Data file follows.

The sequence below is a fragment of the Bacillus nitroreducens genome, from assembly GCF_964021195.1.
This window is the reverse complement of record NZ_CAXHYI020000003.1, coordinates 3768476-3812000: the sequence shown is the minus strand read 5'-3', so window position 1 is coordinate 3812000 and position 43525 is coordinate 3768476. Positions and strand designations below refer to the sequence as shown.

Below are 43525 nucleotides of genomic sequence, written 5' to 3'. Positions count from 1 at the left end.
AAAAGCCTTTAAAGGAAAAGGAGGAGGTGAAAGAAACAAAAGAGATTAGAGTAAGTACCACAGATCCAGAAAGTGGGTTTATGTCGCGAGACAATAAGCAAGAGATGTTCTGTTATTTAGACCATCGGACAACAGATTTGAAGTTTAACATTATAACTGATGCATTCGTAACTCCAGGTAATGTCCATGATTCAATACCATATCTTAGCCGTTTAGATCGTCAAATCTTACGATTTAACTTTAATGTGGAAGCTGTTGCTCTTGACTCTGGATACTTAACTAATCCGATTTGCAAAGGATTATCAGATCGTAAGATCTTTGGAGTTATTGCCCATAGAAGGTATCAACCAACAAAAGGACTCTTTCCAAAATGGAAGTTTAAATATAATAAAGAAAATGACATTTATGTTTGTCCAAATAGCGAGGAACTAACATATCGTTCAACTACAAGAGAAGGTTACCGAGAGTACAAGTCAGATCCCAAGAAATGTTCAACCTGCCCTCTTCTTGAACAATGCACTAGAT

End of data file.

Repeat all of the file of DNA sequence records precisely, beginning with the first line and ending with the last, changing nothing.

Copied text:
The sequence below is a fragment of the Bacillus nitroreducens genome, from assembly GCF_964021195.1.
This window is the reverse complement of record NZ_CAXHYI020000003.1, coordinates 3768476-3812000: the sequence shown is the minus strand read 5'-3', so window position 1 is coordinate 3812000 and position 43525 is coordinate 3768476. Positions and strand designations below refer to the sequence as shown.

Below are 43525 nucleotides of genomic sequence, written 5' to 3'. Positions count from 1 at the left end.
AAAAGCCTTTAAAGGAAAAGGAGGAGGTGAAAGAAACAAAAGAGATTAGAGTAAGTACCACAGATCCAGAAAGTGGGTTTATGTCGCGAGACAATAAGCAAGAGATGTTCTGTTATTTAGACCATCGGACAACAGATTTGAAGTTTAACATTATAACTGATGCATTCGTAACTCCAGGTAATGTCCATGATTCAATACCATATCTTAGCCGTTTAGATCGTCAAATCTTACGATTTAACTTTAATGTGGAAGCTGTTGCTCTTGACTCTGGATACTTAACTAATCCGATTTGCAAAGGATTATCAGATCGTAAGATCTTTGGAGTTATTGCCCATAGAAGGTATCAACCAACAAAAGGACTCTTTCCAAAATGGAAGTTTAAATATAATAAAGAAAATGACATTTATGTTTGTCCAAATAGCGAGGAACTAACATATCGTTCAACTACAAGAGAAGGTTACCGAGAGTACAAGTCAGATCCCAAGAAATGTTCAACCTGCCCTCTTCTTGAACAATGCACTAGAT